In 1989, congress passed amendments to the Clean Water Act requiring states to address the increasing problem of runoff pollution into storm drains, which carry untreated water directly into nearby waterways. California began requiring a National Pollutant Discharge Elimination System (NPDES) permit for stormwater discharges, also called non-point source discharges. To save costs and share information, San Mateo County and all its cities together formed the San Mateo Countywide Water Pollution Prevention Program (SMCWPPP), formerly STOPPP (San Mateo Countywide Stormwater Pollution Prevention Program). Each municipality shares in general program tasks but must maintain its own stormwater pollution prevention program.
Pollution Prevention Program
The San Mateo Countywide Water Pollution Prevention Program (SMCWPPP) developed its own stormwater management plan consisting of five major pollution prevention and control sections:
Each of the plan's sections describes goals, existing conditions and tasks that will be accomplished over a five-year period.
Municipal Maintenance Activities
The efforts by Pacifica streets division staff make a big difference in protecting water quality. Municipal maintenance activities reduce pollutant load into waterways through street sweeping, cleaning catch basins and storm lines, and removing material from drainage channels. Pacifica's streets division staff cleans over 88.9 miles of streets with 989 catch basins and averages about 48 cubic yards of waste removed each year. Contact public works at 650-738-3760 to report a plugged storm drain or debris-filled catch basin.
Another part of the municipal maintenance component is the collection and recycling of materials and waste. Contact Recology of the Coast at 650-355-9000 for information on non-hazardous recyclables and the San Mateo County Household Hazardous Waste Program at 650-363-4718 for hazardous recyclables and waste.
Industrial & Illicit Discharge Controls
Illicit discharges are releases of pollutants or non-stormwater to the storm drain system. Source control and the streets division staff respond to calls from the public or incidents discovered in the field. If the discharging party is present, they are educated about their pollution contribution and asked to clean up the material they illegally discharged where possible. Sometimes they are given a warning notice of violation while other occasions warrant citation. The streets division may be able to clean up the material if it is still on the street or captured in the catch basin. Cost recovery by the discharging party is pursued if appropriate. However, many times it's simply too late and the material enters the waterway
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Public information and participation is one of the keys to preventing stormwater pollution. The better the general public understands what causes stormwater pollution and the simple things that can be done about it, the cleaner the waterways, bay and ocean will be. The program provides pamphlets on stormwater pollution prevention to the public and can be found in the engineering offices at the public works corporation yard at 155 Milagra Drive. The public works department also marks all water inlets, notifying residents that the water does not go through a treatment process, but flows directly into creeks and/or the ocean.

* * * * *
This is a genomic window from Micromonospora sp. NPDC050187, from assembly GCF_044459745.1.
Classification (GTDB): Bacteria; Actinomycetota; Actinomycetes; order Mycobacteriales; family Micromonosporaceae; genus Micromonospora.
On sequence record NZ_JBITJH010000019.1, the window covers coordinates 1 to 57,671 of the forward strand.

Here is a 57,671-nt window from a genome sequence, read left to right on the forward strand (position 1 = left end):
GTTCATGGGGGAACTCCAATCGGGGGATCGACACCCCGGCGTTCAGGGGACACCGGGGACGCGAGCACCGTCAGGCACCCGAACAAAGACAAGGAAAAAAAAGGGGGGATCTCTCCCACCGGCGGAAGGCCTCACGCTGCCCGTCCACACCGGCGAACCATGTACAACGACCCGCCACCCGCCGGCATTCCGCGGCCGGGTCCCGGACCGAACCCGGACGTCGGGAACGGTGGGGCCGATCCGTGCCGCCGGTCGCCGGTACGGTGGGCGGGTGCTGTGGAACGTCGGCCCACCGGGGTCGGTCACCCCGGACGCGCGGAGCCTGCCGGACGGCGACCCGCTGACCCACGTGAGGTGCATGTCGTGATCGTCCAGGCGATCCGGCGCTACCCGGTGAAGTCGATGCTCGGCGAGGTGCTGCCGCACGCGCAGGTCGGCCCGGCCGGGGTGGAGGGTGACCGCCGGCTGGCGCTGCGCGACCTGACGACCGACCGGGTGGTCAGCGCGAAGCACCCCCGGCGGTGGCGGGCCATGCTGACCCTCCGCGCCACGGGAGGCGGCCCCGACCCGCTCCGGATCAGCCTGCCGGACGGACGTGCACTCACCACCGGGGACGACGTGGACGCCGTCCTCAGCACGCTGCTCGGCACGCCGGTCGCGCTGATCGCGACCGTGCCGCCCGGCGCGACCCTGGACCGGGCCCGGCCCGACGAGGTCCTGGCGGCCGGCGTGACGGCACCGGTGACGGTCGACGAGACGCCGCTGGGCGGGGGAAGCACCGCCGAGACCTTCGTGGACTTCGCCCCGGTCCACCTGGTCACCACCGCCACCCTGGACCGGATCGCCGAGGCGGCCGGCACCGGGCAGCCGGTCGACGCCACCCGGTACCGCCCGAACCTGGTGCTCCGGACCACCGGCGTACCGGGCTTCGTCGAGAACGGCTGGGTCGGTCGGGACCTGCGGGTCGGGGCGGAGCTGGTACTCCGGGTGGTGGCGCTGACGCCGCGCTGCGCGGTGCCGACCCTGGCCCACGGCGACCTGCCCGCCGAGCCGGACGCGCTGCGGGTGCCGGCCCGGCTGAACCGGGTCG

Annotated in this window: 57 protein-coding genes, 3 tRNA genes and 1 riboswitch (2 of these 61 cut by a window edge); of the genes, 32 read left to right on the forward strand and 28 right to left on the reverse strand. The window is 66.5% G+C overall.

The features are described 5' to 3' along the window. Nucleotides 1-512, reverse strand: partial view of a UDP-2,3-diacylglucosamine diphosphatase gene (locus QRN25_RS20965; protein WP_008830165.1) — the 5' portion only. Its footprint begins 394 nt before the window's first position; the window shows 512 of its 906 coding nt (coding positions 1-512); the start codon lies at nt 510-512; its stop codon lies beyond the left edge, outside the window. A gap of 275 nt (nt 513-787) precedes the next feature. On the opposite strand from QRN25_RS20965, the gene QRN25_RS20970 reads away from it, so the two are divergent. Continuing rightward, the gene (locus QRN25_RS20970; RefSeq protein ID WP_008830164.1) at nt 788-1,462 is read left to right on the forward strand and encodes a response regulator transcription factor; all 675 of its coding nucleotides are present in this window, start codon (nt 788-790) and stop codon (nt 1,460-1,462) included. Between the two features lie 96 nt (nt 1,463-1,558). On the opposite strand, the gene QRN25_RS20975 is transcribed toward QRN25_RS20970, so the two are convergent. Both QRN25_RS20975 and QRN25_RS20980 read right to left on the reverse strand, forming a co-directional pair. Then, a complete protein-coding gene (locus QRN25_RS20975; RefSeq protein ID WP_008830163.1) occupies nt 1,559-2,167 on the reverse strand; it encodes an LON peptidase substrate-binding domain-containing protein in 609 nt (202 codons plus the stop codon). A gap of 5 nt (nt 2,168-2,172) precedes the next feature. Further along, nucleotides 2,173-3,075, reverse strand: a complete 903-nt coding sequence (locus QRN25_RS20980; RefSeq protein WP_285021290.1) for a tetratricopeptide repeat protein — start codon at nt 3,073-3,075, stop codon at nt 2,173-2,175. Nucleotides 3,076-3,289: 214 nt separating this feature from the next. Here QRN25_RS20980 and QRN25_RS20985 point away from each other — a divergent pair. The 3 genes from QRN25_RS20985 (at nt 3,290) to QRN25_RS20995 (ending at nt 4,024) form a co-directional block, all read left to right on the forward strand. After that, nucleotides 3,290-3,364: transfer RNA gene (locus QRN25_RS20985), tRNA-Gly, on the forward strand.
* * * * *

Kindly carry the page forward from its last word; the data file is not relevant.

New Development & Construction Controls
The new development section of the stormwater program addresses pollution during construction projects, including sediment and erosion control as well as incorporating permanent controls into project designs. The City of Pacifica Specifications and General Conditions of Approval, which apply to all projects, contain language requiring stormwater pollution prevention practices. Contractors are informed of the Best Management Practices (BMPs) required on all construction projects. For more information on new development and construction controls, contact the building division at 650-738-7344.
Watershed & Monitoring
The watershed and monitoring component of the stormwater plan conducts special studies to determine which prevention techniques work best and where to focus pollution prevention efforts. A watershed is that area of land that would drain rainwater to a particular waterway based on topography. The amount of imperviousness in a watershed is important because, once it approaches 40 percent, the receiving waterway starts to show significant degradation. By finding out which watersheds can best be preserved, agencies can focus planning efforts appropriately. Pacifica is made up of 19 major watersheds. Currently, the drainage master plan is being updated and a study is being performed on San Pedro Creek by the San Pedro Creek Watershed Coalition. Samples of the creek will be analyzed using a new DNA test to identify the sources of some bacterial pollution.
The city's code enforcement officer is responsible for enforcement of the city’s stormwater pollution prevention program. Enforcement will occur in the form of letters and informal violation notices exerting increasing pressure to comply. If a good faith effort to comply is not witnessed, a citation will be issued. It is the policy of the program that education be the primary means used to gain compliance.